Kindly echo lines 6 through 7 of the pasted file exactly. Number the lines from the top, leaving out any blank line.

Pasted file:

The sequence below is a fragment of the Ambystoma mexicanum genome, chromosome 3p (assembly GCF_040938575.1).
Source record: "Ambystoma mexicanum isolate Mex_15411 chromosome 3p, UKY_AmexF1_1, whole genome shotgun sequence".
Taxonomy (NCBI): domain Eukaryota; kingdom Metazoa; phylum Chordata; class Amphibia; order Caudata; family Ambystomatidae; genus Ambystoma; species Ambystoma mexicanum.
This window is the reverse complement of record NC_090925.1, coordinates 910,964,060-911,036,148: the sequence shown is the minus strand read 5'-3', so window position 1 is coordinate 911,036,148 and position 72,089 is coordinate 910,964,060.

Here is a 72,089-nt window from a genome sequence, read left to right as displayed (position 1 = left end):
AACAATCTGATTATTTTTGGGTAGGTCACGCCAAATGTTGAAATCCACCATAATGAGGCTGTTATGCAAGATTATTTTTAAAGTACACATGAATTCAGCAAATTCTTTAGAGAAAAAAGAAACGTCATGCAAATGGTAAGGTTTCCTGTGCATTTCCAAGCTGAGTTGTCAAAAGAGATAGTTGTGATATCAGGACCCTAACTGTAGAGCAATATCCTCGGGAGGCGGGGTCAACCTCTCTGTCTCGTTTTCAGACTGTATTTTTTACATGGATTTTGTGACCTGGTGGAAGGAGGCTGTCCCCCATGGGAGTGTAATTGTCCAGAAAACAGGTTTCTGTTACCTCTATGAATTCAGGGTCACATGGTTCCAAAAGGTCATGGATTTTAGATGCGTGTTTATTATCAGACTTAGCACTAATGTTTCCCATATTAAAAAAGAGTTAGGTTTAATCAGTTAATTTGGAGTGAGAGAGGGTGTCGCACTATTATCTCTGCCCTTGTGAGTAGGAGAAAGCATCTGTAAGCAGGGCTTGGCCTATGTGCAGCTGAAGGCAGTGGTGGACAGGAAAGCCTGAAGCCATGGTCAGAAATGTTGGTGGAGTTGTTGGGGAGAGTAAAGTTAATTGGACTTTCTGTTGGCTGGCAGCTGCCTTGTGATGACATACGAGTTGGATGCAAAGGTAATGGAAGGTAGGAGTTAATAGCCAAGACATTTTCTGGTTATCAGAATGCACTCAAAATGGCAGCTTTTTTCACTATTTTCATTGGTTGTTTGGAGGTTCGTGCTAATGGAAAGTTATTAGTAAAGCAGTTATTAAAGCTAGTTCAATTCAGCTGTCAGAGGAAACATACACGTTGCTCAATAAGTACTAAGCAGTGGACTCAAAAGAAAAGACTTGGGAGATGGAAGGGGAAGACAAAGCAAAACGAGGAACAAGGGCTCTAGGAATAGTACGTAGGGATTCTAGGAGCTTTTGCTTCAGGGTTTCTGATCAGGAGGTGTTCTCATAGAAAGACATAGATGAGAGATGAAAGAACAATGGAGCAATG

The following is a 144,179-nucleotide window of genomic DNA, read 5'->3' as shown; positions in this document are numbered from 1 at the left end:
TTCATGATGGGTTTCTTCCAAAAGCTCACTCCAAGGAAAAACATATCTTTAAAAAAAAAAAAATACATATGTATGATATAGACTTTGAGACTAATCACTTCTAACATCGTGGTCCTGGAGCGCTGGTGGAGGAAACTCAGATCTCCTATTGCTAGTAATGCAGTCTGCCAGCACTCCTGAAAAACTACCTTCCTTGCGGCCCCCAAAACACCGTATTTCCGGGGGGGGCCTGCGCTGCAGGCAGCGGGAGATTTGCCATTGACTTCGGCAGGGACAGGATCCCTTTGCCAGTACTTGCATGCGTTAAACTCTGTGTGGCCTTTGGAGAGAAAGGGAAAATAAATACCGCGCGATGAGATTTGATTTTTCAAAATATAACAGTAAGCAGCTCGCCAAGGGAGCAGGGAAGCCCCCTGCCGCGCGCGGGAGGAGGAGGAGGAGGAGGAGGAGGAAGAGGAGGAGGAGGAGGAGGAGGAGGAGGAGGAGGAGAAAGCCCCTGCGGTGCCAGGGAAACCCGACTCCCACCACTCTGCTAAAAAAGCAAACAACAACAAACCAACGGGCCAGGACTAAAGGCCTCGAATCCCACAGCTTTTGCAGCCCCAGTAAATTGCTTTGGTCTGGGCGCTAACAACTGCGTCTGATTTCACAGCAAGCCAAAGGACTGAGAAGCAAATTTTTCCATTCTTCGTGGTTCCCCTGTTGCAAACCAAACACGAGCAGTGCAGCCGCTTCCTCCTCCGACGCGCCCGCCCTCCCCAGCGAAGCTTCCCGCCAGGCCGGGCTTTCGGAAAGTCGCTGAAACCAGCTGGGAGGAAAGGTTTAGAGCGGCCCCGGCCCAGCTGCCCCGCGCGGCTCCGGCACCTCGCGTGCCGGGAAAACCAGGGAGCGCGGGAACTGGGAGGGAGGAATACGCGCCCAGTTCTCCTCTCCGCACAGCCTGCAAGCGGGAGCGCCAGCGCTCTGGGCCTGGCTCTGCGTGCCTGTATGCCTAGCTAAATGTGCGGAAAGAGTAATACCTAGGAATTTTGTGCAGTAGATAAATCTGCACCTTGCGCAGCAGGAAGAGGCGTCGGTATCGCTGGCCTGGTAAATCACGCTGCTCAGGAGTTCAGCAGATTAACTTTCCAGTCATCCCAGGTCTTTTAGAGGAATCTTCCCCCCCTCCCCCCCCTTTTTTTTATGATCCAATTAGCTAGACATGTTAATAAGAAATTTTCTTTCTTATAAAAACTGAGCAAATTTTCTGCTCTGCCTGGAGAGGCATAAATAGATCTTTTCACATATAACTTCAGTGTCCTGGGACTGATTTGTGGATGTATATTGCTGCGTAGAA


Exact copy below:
AACAATCTGATTATTTTTGGGTAGGTCACGCCAAATGTTGAAATCCACCATAATGAGGCTGTTATGCAAGATTATTTTTAAAGTACACATGAATTCAGCAAATTCTTTAGAGAAAAAAGAAACGTCATGCAAATGGTAAGGTTTCCTGTGCATTTCCAAGCTGAGTTGTCAAAAGAGATAGTTGTGATATCAGGACCCTAACTGTAGAGCAATATCCTCGGGAGGCGGGGTCAACCTCTCTGTCTCGTTTTCAGACTGTATTTTTTACATGGATTTTGTGACCTGGTGGAAGGAGGCTGTCCCCCATGGGAGTGTAATTGTCCAGAAAACAGGTTTCTGTTACCTCTATGAATTCAGGGTCACATGGTTCCAAAAGGTCATGGATTTTAGATGCGTGTTTATTATCAGACTTAGCACTAATGTTTCCCATATTAAAAAAGAGTTAGGTTTAATCAGTTAATTTGGAGTGAGAGAGGGTGTCGCACTATTATCTCTGCCCTTGTGAGTAGGAGAAAGCATCTGTAAGCAGGGCTTGGCCTATGTGCAGCTGAAGGCAGTGGTGGACAGGAAAGCCTGAAGCCATGGTCAGAAATGTTGGTGGAGTTGTTGGGGAGAGTAAAGTTAATTGGACTTTCTGTTGGCTGGCAGCTGCCTTGTGATGACATACGAGTTGGATGCAAAGGTAATGGAAGGTAGGAGTTAATAGCCAAGACATTTTCTGGTTATCAGAATGCACTCAAAATGGCAGCTTTTTTCACTATTTTCATTGGTTGTTTGGAGGTTCGTGCTAATGGAAAGTTATTAGTAAAGCAGTTATTAAAGCTAGTTCAATTCAGCTGTCAGAGGAAACATACACGTTGCTCAATAAGTACTAAGCAGTGGACTCAAAAGAAAAGACTTGGGAGATGGAAGGGGAAGACAAAGCAAAACGAGGAACAAGGGCTCTAGGAATAGTACGTAGGGATTCTAGGAGCTTTTGCTTCAGGGTTTCTGATCAGGAGGTGTTCTCATAGAAAGACATAGATGAGAGATGAAAGAACAATGGAGCAATG

The following is a 144,179-nucleotide window of genomic DNA, read 5'->3' as shown; positions in this document are numbered from 1 at the left end: